Among other things, the OIG found that the ETA: (1) did not request necessary source documents when conducting post-adjudication audits; (2) did not validate foreign worker employment eligibility; (3) performed most post-adjudication audits six months after the H-2B employment period ended; and (4) did not request supporting documentation at the time of application. The OIG recommended that ETA: (1) develop an alternative methodology when conducting its post-adjudication audits; (2) collaborate with the Department of Homeland Security to explore ways for ETA to review U.S. Citizenship and Immigration Services documents during ETA post-adjudication audits; (3) begin post-adjudication audits no later than 120 days into the approved employment period of the selected application and complete within 70 days; and (4) continue pursuing regulatory action and explore other ways to ensure the integrity of the program, including legislative changes to expand ETA’s pre-approval validation authority.
The OIG said that the ETA agreed with three of the four recommendations. Based on ETA’s response to the OIG’s second and fourth recommendations, the OIG modified them to emphasize that the ETA should seek regulatory changes and take other actions to ensure the integrity of the H-2B program.
Yearbook of immigration statistics. The Department of Homeland Security has published the 2011 Yearbook of Immigration Statistics. The publication notes, among other things, that Canada, Mexico, and India are the top three countries sending temporary workers and their families to the United States. India, China, and Korea are the top three countries (by country of birth) sending employment-based legal permanent residents.
USCIS Ombudsman’s conference. On October 18, 2012, USCIS’s Ombudsman will hold a conference from 9 a.m. to 4:30 p.m. at the National Archives, 700 Pennsylvania Avenue, NW, Washington, DC 20408. This year’s conference will focus on interagency coordination in the delivery of immigration benefits and services. Speakers will include a wide range of prominent government and non-government experts discussing current legal and policy issues. The plenary session, “Every Case Matters: The Impact of USCIS Decisions,” will feature compelling personal stories from individuals. For more information, contact Frederick Troncone, the Ombudsman’s Acting Chief, Employment Section, at email@example.com or 202-357-8100.
USCIS national engagement. On October 16, 2012, USCIS will hold a public engagement (in-person in Washington, DC, and via teleconference) for EB-5 immigrant investor stakeholders.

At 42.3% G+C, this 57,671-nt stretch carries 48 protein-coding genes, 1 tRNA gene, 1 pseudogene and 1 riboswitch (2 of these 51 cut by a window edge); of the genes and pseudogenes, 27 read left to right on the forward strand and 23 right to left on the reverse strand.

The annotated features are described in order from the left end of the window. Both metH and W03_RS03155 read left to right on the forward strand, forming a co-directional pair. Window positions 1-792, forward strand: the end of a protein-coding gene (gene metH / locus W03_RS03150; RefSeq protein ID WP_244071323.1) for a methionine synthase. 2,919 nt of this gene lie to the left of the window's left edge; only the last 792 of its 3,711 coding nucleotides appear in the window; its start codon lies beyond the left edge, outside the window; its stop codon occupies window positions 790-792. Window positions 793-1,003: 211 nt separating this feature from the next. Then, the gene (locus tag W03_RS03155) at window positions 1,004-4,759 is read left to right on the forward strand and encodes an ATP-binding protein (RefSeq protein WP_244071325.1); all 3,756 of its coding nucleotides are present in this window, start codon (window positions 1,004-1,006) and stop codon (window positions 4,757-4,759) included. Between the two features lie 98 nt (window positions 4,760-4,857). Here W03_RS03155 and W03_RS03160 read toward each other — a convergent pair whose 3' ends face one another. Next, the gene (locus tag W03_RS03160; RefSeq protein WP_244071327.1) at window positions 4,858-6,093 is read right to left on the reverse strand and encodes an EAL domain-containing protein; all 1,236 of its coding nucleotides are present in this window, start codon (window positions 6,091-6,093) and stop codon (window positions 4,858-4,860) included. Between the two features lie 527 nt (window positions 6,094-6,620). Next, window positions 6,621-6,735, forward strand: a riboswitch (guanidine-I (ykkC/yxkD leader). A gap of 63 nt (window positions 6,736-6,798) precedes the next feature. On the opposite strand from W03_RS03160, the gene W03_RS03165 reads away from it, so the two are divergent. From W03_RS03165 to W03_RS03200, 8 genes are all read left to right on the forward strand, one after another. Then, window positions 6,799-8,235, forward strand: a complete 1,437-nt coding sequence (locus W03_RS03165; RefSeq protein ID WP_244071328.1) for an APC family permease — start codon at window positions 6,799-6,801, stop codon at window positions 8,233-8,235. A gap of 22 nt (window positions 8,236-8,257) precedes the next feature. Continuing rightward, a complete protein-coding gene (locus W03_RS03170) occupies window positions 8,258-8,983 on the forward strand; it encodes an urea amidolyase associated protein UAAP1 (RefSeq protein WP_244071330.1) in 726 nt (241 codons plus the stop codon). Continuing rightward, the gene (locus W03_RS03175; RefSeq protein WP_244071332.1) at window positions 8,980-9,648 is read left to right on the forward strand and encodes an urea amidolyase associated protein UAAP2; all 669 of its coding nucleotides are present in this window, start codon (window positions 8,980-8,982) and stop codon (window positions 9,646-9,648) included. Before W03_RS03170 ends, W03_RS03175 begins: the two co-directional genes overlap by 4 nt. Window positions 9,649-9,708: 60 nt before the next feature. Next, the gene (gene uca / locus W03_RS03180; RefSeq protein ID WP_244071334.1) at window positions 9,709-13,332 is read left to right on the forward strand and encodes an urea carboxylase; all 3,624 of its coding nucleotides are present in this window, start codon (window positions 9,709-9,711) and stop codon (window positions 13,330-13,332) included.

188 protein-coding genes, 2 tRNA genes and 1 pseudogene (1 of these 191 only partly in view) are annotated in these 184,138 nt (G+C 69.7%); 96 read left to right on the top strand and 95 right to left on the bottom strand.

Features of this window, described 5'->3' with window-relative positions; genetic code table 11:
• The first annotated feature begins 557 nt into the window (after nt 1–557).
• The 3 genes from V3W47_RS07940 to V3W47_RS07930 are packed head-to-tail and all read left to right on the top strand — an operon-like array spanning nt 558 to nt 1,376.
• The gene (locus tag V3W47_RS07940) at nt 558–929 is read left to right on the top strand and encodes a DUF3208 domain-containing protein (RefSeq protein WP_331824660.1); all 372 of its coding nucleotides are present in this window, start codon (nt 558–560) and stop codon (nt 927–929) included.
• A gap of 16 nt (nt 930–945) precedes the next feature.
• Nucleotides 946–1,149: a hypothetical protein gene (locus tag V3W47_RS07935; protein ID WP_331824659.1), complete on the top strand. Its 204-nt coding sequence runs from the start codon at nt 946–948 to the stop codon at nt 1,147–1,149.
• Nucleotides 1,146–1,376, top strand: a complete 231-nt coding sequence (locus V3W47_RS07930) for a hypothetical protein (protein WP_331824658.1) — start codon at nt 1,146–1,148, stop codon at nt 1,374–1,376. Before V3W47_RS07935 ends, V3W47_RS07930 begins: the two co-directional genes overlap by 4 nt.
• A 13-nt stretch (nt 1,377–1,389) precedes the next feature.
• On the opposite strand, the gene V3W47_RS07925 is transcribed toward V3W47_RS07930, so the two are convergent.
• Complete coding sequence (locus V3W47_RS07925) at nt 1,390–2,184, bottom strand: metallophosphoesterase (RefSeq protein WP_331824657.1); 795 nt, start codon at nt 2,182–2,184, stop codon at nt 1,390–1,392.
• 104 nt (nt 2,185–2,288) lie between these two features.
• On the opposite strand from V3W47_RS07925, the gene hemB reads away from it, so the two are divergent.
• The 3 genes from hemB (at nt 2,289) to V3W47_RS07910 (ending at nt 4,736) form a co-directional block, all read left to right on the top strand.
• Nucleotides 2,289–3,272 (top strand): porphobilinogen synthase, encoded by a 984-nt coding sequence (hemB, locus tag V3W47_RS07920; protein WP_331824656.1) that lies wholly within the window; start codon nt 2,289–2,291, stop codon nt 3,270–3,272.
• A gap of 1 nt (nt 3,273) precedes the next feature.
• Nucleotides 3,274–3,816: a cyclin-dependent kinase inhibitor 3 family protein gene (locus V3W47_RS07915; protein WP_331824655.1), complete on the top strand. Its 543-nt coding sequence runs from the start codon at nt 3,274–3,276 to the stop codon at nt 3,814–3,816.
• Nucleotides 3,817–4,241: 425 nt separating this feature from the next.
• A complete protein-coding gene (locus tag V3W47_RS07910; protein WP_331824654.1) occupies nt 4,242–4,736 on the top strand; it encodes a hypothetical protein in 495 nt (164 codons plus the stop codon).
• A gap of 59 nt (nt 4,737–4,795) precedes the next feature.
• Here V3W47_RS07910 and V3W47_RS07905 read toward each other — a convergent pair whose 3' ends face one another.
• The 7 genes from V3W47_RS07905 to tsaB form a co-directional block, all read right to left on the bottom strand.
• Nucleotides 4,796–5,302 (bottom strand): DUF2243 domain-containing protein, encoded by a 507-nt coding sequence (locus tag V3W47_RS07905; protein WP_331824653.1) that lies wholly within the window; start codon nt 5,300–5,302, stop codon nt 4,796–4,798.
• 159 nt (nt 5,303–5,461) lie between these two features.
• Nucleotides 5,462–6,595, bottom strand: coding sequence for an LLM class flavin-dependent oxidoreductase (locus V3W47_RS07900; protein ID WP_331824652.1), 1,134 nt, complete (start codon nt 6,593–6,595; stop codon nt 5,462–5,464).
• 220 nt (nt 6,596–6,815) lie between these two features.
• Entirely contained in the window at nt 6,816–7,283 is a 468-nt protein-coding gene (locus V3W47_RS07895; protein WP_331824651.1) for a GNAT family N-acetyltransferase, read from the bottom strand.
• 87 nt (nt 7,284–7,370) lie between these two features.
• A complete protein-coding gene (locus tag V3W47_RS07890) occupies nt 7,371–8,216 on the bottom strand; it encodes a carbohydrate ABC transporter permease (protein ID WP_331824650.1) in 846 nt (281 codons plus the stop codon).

Several ABIL members co-authored and edited the new publication, Global Business Immigration Practice Guide, recently released by LexisNexis. The Practice Guide is a one-stop resource for dealing with questions related to business immigration issues in immigration hotspots around the world.
- Human resources professionals and in-house attorneys who need to instruct, understand, and liaise with immigration lawyers licensed in other countries;
- Business immigration attorneys who regularly work with multinational corporations and their employees and HR professionals; and
- Attorneys interested in expanding their practice to include global business immigration services.
- An overview of the immigration law requirements and procedures for over 20 countries;
- Practical information and tips for obtaining visas, work permits, resident status, naturalization, and other nonimmigrant and immigrant pathways to conducting business, investing, and working in those countries;
- A general overview of the appropriate options for a particular employee; and
- Information on how an employee can obtain and maintain authorization to work in a target country.
Each chapter follows a similar format, making it easy to compare practices and procedures from country to country. Useful links to additional resources and forms are included. Collected in this Practice Guide, the expertise of ABIL’s attorney members across the globe will serve as an ideal starting point in your research into global business immigration issue.
Green Card Stories. The immigration debate is boiling over. Americans are losing the ability to understand and talk to one another about immigration. We must find a way to connect on a human level. Green Card Stories does just that. The book depicts 50 recent immigrants with permanent residence or citizenship in dramatic narratives, accompanied by artistic photos. If the book’s profilees share a common trait, it’s a mixture of talent and steely determination. Each of them overcame great challenges to come and stay in America. Green Card Stories reminds Americans of who we are: a nation of immigrants, from all walks of life and all corners of the earth, who have fueled America’s success. It tells the true story of our nation: E pluribus unum–out of many, one.